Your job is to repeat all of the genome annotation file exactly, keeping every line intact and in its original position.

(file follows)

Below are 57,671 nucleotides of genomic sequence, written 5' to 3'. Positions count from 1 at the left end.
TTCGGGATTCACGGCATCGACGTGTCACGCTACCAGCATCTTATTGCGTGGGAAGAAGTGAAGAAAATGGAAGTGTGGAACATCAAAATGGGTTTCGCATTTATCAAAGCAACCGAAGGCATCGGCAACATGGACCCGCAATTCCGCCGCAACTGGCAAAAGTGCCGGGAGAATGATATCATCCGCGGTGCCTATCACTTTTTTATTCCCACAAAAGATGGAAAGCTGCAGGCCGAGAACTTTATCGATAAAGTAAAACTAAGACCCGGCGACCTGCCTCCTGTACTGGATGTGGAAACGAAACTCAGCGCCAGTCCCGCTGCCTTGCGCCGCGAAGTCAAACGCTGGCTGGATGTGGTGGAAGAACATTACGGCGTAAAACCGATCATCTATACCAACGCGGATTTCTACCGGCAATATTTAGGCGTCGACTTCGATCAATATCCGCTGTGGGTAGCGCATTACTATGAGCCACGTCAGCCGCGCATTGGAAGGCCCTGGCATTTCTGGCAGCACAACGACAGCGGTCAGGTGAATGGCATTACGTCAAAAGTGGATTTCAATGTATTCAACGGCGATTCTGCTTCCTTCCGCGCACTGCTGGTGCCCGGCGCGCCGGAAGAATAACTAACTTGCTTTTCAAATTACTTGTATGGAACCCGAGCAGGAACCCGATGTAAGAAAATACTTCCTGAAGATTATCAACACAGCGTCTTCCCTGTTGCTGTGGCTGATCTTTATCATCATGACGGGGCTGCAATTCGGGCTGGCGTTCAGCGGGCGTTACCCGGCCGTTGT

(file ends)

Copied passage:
Below are 57,671 nucleotides of genomic sequence, written 5' to 3'. Positions count from 1 at the left end.
TTCGGGATTCACGGCATCGACGTGTCACGCTACCAGCATCTTATTGCGTGGGAAGAAGTGAAGAAAATGGAAGTGTGGAACATCAAAATGGGTTTCGCATTTATCAAAGCAACCGAAGGCATCGGCAACATGGACCCGCAATTCCGCCGCAACTGGCAAAAGTGCCGGGAGAATGATATCATCCGCGGTGCCTATCACTTTTTTATTCCCACAAAAGATGGAAAGCTGCAGGCCGAGAACTTTATCGATAAAGTAAAACTAAGACCCGGCGACCTGCCTCCTGTACTGGATGTGGAAACGAAACTCAGCGCCAGTCCCGCTGCCTTGCGCCGCGAAGTCAAACGCTGGCTGGATGTGGTGGAAGAACATTACGGCGTAAAACCGATCATCTATACCAACGCGGATTTCTACCGGCAATATTTAGGCGTCGACTTCGATCAATATCCGCTGTGGGTAGCGCATTACTATGAGCCACGTCAGCCGCGCATTGGAAGGCCCTGGCATTTCTGGCAGCACAACGACAGCGGTCAGGTGAATGGCATTACGTCAAAAGTGGATTTCAATGTATTCAACGGCGATTCTGCTTCCTTCCGCGCACTGCTGGTGCCCGGCGCGCCGGAAGAATAACTAACTTGCTTTTCAAATTACTTGTATGGAACCCGAGCAGGAACCCGATGTAAGAAAATACTTCCTGAAGATTATCAACACAGCGTCTTCCCTGTTGCTGTGGCTGATCTTTATCATCATGACGGGGCTGCAATTCGGGCTGGCGTTCAGCGGGCGTTACCCGGCCGTTGT